The Power Law
What do the recent tragic events in Boston and Sichuan in China have in common with the Cost of Quality (CoQ) at a manufacturing company? They all follow a statistical rule called the Power Law. Simply put, plotting the logarithm of the magnitude of an event against the logarithm of the probability that event will occur results in a straight line with a negative slope relationship. In the case of a terrorist event, the magnitude is often sadly measured by the number of casualties. Considerable research has shown that historical attacks have obeyed this law. In case of an earthquake, the relationship between magnitude and the probability of occurrence at a given time and region is described by the Gutenberg-Richter law, as the same type of Power Law distribution.
How are these related to CoQ? Figure 1 is an analysis of the warranty claim data of an Automotive Tier 1 supplier within the period of one year.
This data set indicates that larger claims (above $10,000) follow the Power Law very well. The circled area shows smaller claims, likely indicating smaller sized defects that skipped the system, have a lower occurrence. Assuming these data are representative patterns, they are showing that the power constant is approximately equal to -1. This means that the occurrence of above $100K claim is about 100 cases in a year, and those above $1M claim are about 10 cases a year, those above $10M claim are about once a year.
Studies on terror events all over the world have found that very similar relationships exist between casualty and the probability of occurrence. In fact, the power constant for terrorism is found to be about -2.5. In other words, the occurrence of a 200 casualty event such as the Boston bombing is approximately 10^2.5 = 316 times more likely than a casualty 2,000 and above event, such as the Sept 11 attack on the World Trade Center in New York.
Why Do Quality Events Exhibit Power Law Behavior?
There are two major reasons why quality events follow the behavior suggested by the Power Law, both are tied to the networked nature of the supply chain.
- Interdependency – Supply chain elements are highly interdependent. For example, I have experienced an instance where a small crack was discovered in a critical glass furnace at a remote factory in Japan. This turned out to be a devastating event. As a sole producer of glass substrate for storage media in magnetic drives, the crack disrupted the entire server and PC supply chain for days, costing manufacturers millions of dollars.
- Positive feedback – Public awareness can distort the actual cost or danger of a defect. A now “famous” example is Toyota‘s “unintended acceleration” case, which ended up being settled by Toyota for $1.1 billion dollars (story here). When Toyota identified a potential root cause to be floor mats made by certain suppliers, the number of reports increased exponentially and the publicity of the case became a media frenzy.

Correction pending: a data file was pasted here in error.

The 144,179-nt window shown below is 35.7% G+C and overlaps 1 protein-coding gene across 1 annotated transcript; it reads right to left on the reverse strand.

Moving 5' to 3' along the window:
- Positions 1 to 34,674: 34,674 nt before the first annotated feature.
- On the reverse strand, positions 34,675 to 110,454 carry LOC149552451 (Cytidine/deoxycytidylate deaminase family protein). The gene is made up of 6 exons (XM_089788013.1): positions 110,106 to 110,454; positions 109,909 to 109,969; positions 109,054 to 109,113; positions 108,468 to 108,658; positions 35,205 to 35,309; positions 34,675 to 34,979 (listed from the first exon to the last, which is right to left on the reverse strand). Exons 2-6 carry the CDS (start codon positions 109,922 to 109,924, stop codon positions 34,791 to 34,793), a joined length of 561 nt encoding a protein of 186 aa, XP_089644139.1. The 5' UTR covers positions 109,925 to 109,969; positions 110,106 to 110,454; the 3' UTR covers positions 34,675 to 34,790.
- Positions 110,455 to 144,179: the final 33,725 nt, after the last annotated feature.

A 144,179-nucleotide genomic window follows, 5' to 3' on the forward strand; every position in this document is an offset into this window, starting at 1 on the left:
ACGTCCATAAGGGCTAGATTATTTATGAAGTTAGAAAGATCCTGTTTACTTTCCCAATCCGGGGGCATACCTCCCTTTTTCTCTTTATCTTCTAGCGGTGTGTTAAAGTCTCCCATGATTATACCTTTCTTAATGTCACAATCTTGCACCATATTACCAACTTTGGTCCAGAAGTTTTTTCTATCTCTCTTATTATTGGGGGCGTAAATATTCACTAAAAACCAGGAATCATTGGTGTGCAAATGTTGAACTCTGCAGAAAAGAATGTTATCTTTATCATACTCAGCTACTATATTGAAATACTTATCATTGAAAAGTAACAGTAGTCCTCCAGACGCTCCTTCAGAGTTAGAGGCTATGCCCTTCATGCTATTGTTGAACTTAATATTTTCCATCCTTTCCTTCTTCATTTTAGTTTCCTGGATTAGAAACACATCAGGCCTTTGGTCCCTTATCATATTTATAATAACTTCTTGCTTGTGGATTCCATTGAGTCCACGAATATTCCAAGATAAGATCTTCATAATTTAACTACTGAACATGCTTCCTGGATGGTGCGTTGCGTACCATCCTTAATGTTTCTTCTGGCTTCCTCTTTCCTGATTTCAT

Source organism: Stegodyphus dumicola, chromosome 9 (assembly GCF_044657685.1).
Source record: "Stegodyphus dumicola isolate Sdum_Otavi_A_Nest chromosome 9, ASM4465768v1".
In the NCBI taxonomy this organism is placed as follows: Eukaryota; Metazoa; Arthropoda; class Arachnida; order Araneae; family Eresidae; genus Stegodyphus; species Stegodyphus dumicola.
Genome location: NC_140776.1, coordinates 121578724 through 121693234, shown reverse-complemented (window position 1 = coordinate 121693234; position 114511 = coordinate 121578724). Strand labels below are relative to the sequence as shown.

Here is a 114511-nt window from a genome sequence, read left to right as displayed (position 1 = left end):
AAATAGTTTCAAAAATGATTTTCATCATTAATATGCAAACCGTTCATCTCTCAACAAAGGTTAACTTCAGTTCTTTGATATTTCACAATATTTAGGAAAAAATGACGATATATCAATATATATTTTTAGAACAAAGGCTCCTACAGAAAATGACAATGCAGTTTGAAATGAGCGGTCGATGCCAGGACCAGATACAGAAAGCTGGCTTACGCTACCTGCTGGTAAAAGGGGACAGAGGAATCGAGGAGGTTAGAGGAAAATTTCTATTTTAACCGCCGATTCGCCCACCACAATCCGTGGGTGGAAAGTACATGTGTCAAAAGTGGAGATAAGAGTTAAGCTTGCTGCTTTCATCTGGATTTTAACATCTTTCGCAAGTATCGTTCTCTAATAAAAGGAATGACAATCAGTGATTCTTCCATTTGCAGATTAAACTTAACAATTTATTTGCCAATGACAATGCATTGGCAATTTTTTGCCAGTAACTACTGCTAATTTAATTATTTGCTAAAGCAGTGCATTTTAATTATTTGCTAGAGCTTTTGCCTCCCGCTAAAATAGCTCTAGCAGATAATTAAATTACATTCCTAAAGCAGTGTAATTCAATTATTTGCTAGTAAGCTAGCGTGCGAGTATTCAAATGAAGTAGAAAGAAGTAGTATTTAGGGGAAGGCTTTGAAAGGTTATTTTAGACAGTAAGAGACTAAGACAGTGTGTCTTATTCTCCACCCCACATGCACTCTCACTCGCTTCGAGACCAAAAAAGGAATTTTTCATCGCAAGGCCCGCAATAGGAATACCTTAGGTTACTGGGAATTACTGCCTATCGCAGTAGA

Six Sigma and the Power Law
The Power Law behavior of CoQ offers important insights into how quality executives should deal with important quality events. This concept, however, might be counter-intuitive to those practicing Six Sigma, which has a foundation based on a normal distribution or the Bell curve. CoQ, however, observes the Power Law distribution, not the normal distribution. Here are some of the major differences:
- It is meaningless to talk about the average size of a warranty claim – the shape of the Power distribution has no mean or standard deviation (sigma)
- The most important data points are outliers – in our data set, the top 10 claims among all 412 contributed to over 50% of total warranty cost, but these large claims were outliners typically ignored by Six Sigma methodology
- Black Swan events occur – The theory was developed by Nassim Nicholas Taleb to describe highly unlikely events that determine the course of human history. According to extrapolation of the above data set, warranty claims that cost more than a billion dollars could occur about every century. Such an event, though rare, could easily lead a company to bankruptcy.
The Power Law Strategy
Just like security gates alone cannot eliminate a terrorist event, implementing a traditional quality management system might not be enough to prevent quality defects when the Power Law is in effect. A different strategy is needed that involves three major steps. The first is to enable detailed product traceability across the interdependency of the supply chain. Once this has been established, the second step would be to build an early warning system, perhaps based on “big data” enterprise manufacturing intelligence, which establishes granular traceability across the value chain. The third step is to tie such warning signals to a series of actions that involves the PDCA (Plan Do Check Act) cycle as well as a containment strategy.
These preventative measures could significantly lower the probability of an isolated event escalating into becoming catastrophic by self-reinforcing cycles of positive feedback. It is worth noting that traditional ROI analysis on annual return can rarely be used to justify investment to implement such strategies and solutions. When dealing with the potential catastrophic effect of the Power Law, executive leadership is required to set organizational direction. Seeking average annual return of such investment just does not make sense in a world with Black Swan events.